Our Writing for Women event last Monday was a triumph – thank you so much to our very game audience and terrific speakers.
It’s heartening to know that there are many people out there, male and female, questioning the role of women in the arts industry. Even though every speaker on our panel had something very different to say, all seemed to agree on one thing: women need more time – and better time – in the spotlight. Our esteemed director of Frogs – touring this April around the South West – made my favourite point of the night: the joys of being ugly. We play Aristophanes’ comedy with a cast of five females. Now, traditionally, Aristophanes’ work is hyper-slapstick, hugely scatalogical and downright silly. To see five women take on this style of theatre is rare, rarer still to have them do so without even a whiff of a Y chromosome, yet what we present for our audiences is just that. Our cast revel in playing the grungy, grotesque frogs with the utmost delight and enthusiasm – that’s what drew Abbi to the project and that’s why we love performing it so much!
We’d also like to mention the superb presentation on women’s comedy by Jane Duffus of comedy brand, What the Frock!, for reminding us of the prejudice that still exists in the comedy world against women. Why are men the ‘safe’ option on a stand-up bill? Why not put on some funny women to replace any rubbish male comedians?! Amen!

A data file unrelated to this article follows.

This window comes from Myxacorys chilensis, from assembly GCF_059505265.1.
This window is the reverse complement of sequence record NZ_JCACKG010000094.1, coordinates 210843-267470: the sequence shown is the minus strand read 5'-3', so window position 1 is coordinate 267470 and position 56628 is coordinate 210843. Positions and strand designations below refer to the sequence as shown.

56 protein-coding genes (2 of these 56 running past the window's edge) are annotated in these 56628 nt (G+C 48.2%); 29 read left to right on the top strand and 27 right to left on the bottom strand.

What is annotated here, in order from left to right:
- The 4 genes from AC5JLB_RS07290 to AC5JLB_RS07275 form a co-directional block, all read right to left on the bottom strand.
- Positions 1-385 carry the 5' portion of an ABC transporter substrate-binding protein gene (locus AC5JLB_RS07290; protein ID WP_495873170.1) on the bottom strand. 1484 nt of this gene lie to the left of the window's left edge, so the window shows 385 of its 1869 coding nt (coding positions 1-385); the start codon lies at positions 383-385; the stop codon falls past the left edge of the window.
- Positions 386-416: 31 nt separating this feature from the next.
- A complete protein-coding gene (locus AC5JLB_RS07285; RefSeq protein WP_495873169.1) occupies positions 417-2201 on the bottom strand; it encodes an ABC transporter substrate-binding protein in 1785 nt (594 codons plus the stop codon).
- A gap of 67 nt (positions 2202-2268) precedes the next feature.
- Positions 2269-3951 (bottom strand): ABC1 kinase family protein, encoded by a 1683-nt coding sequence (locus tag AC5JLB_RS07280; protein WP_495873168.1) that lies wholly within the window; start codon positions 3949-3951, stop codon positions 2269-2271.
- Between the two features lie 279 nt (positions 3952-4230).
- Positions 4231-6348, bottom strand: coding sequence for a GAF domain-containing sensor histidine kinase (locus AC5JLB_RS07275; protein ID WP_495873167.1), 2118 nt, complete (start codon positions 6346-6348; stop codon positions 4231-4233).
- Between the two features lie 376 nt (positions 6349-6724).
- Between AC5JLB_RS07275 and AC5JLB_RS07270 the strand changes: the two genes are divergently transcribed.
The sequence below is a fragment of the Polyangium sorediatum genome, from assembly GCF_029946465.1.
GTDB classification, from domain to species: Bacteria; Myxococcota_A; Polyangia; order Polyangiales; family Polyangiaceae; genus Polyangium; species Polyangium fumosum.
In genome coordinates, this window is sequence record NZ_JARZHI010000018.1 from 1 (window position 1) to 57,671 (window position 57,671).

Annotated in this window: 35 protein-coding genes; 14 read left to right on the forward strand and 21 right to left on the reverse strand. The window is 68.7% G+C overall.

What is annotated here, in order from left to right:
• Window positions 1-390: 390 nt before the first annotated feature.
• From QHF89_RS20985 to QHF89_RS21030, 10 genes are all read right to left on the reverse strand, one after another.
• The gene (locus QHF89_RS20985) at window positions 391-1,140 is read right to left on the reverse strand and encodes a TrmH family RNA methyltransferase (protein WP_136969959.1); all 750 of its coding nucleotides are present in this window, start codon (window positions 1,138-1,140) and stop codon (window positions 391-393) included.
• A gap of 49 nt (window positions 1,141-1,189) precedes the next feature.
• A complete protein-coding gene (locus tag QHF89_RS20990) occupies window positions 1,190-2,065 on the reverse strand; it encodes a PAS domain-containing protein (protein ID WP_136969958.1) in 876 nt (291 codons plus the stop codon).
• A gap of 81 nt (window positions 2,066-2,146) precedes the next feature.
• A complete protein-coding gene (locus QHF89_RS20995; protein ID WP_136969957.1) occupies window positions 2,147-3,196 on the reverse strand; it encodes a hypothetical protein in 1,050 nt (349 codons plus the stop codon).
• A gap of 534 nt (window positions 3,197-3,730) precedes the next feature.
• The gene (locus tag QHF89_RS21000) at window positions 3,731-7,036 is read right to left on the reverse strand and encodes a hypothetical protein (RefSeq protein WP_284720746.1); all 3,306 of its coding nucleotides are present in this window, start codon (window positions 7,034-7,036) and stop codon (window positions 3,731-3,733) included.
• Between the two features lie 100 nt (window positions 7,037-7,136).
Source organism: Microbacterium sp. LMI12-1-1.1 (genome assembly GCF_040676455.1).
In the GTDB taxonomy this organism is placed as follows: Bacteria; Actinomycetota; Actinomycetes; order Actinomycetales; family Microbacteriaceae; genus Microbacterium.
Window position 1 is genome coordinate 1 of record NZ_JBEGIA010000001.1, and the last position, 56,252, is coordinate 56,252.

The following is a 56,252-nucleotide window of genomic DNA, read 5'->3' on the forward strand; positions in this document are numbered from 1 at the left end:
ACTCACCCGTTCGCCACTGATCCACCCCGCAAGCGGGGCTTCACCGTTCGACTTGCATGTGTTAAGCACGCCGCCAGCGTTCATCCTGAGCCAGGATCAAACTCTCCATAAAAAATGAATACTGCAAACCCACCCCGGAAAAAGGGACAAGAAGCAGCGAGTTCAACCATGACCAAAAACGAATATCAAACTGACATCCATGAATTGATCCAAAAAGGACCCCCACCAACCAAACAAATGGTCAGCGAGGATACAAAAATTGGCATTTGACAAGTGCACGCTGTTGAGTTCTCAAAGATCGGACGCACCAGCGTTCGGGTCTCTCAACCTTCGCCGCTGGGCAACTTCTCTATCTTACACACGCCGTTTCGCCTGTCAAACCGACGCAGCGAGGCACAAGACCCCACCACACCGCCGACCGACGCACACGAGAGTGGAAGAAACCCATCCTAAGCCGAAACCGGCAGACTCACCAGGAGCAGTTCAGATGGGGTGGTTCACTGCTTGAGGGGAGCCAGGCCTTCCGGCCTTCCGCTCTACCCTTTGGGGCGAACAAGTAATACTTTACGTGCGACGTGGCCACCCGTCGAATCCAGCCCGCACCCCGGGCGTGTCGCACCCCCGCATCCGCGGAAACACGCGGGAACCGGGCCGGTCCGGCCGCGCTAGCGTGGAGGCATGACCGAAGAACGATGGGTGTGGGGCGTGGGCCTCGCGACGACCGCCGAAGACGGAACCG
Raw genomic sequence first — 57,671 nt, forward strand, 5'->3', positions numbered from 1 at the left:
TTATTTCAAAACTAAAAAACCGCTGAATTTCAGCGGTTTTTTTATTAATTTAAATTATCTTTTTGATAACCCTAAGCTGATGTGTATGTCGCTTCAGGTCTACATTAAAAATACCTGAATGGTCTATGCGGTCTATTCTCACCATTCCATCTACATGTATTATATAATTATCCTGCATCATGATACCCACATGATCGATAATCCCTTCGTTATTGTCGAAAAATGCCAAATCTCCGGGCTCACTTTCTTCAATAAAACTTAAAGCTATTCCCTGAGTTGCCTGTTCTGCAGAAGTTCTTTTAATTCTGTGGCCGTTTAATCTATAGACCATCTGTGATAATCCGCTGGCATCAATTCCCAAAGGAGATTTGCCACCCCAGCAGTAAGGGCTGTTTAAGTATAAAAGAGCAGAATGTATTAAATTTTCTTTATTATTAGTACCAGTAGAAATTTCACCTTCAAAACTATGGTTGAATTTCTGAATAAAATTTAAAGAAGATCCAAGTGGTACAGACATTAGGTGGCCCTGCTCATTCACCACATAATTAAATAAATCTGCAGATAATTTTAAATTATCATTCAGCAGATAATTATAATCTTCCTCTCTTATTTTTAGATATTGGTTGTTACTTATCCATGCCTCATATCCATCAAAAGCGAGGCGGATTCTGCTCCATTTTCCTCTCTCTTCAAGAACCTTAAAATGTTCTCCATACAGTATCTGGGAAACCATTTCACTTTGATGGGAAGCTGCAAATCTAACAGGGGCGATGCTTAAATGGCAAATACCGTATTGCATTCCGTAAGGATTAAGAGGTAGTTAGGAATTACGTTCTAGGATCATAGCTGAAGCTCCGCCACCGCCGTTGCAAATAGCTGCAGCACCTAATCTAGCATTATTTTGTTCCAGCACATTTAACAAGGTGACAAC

Elaine Miles spoke heart-wrenchingly on the declining number of roles available for older women and the difficult subject matter which she likes to tackle in her writing. So many subjects, especially those pertaining to women’s lifestyle, are taboo for dual-gender audiences. To find out more about what Elaine is up to, follow her on Twitter @elainemilesk2. As if that wasn’t enough, Tamara Prenn, from the University of Bristol magazine, That’s What She Said, reminded us about the literary approach to women’s writing. Her section about reading as a woman was particularly interesting; she theorised that an English degree syllabus is dominated by male writers because, following comments from her tutors, it might be difficult for male students to ‘read as women’ in the same way women are expected to become male characters and ‘read as men.’ Food for thought indeed.
And the evening was thoroughly brightened up by some fantastic ukelele ditties from Helena Hoyle, including an especially-for-us song about the difficulty of finding the right words! Plus a reprisal of all-time Hoyle classic, Wear the Jumper.
You can see photos from Writing for Women, and more information about our company projects, on our Facebook page.